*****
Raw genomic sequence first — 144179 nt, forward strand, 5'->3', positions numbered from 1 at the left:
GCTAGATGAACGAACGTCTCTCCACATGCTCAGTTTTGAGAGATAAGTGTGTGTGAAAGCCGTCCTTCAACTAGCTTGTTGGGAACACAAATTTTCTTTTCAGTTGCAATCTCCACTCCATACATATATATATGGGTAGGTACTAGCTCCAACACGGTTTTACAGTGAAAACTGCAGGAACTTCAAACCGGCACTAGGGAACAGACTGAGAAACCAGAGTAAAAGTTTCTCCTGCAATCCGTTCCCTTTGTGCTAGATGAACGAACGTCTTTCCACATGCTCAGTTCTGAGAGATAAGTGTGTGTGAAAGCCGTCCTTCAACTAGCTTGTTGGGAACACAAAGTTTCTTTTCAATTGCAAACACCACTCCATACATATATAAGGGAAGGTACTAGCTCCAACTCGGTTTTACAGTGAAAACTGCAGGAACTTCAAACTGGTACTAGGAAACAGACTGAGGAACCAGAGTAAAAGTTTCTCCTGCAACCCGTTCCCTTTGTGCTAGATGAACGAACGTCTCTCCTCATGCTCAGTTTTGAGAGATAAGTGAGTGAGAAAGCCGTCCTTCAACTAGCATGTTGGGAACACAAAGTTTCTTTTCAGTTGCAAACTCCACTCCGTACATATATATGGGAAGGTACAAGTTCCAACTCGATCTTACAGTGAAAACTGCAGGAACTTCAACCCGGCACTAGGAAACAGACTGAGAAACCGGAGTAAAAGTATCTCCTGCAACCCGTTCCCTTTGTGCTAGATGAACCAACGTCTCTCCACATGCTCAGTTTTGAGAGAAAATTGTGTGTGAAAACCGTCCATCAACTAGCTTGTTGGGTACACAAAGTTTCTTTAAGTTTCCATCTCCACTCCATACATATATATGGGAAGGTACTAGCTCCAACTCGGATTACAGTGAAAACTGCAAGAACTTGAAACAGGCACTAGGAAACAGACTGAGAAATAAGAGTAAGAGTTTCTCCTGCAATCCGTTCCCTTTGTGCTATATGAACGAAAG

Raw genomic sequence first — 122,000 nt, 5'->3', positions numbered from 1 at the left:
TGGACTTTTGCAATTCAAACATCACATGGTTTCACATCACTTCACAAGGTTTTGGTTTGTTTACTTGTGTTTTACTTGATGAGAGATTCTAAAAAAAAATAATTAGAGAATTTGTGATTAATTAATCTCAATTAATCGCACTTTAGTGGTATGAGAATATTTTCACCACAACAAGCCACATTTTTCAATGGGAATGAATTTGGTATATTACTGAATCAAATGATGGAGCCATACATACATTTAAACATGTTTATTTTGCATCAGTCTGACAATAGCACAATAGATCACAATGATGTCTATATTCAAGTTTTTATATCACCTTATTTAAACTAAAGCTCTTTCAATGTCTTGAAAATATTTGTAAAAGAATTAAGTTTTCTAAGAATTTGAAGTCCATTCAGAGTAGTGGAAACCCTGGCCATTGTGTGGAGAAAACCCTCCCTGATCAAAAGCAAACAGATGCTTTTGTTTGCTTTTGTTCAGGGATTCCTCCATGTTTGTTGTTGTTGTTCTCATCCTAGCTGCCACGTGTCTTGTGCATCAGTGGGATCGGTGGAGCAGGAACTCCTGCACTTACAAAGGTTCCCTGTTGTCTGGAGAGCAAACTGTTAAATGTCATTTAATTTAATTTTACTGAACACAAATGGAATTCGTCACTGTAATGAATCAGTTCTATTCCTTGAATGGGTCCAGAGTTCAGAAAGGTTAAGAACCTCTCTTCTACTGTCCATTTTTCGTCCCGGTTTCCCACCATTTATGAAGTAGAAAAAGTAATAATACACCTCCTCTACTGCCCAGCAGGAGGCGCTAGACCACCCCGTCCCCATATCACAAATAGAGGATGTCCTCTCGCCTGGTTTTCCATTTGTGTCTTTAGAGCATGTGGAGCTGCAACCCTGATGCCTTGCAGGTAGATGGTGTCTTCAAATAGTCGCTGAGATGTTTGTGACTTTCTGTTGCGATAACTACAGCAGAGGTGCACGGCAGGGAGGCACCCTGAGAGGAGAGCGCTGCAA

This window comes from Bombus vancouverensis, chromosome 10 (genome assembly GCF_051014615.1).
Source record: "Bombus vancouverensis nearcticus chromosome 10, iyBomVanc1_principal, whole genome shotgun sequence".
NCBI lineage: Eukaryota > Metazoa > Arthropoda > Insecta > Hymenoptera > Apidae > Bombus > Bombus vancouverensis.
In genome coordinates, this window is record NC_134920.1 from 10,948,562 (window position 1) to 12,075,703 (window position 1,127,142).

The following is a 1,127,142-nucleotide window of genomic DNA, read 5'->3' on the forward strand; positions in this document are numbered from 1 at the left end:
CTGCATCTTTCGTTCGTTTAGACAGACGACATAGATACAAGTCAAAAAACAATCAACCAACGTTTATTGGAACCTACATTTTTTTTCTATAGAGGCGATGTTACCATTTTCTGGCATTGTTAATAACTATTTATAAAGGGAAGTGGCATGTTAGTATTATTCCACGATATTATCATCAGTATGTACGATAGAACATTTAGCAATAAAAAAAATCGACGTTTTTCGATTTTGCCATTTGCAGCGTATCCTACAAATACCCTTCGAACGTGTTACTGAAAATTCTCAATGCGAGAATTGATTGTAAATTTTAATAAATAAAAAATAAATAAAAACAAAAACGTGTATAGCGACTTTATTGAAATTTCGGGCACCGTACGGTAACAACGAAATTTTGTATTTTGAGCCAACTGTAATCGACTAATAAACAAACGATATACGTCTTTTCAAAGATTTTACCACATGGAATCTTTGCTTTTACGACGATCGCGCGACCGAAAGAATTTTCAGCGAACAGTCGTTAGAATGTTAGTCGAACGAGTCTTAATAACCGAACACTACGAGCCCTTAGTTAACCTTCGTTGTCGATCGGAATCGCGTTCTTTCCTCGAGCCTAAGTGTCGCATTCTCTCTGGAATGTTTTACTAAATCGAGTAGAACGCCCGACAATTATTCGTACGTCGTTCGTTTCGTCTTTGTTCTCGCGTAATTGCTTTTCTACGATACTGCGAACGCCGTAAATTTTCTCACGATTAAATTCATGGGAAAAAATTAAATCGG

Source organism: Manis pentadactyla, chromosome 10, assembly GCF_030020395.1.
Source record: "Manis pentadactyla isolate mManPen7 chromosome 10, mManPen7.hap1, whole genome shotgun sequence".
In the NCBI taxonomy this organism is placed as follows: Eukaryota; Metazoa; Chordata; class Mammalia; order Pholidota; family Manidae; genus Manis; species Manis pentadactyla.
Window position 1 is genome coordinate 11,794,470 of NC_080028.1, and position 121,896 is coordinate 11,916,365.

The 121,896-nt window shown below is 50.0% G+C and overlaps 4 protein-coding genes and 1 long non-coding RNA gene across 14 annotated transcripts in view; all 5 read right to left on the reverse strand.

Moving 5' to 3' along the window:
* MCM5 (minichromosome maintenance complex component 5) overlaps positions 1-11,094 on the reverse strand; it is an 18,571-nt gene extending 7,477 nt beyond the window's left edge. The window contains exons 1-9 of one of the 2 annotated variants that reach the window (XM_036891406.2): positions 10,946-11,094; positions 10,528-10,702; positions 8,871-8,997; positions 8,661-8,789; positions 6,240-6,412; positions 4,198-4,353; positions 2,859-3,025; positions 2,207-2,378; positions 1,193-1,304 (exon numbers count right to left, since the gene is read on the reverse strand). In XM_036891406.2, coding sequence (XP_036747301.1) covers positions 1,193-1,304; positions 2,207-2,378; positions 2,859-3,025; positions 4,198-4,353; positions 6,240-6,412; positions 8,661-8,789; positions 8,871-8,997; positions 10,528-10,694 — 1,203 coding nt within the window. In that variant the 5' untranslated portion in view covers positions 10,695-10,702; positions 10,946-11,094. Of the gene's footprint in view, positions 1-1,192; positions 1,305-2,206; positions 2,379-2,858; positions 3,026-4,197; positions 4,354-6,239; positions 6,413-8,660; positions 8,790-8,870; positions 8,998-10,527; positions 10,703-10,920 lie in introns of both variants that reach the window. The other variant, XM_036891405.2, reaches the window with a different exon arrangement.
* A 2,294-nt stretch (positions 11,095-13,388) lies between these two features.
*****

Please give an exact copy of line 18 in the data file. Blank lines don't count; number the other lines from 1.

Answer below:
* A 2,294-nt stretch (positions 11,095-13,388) lies between these two features.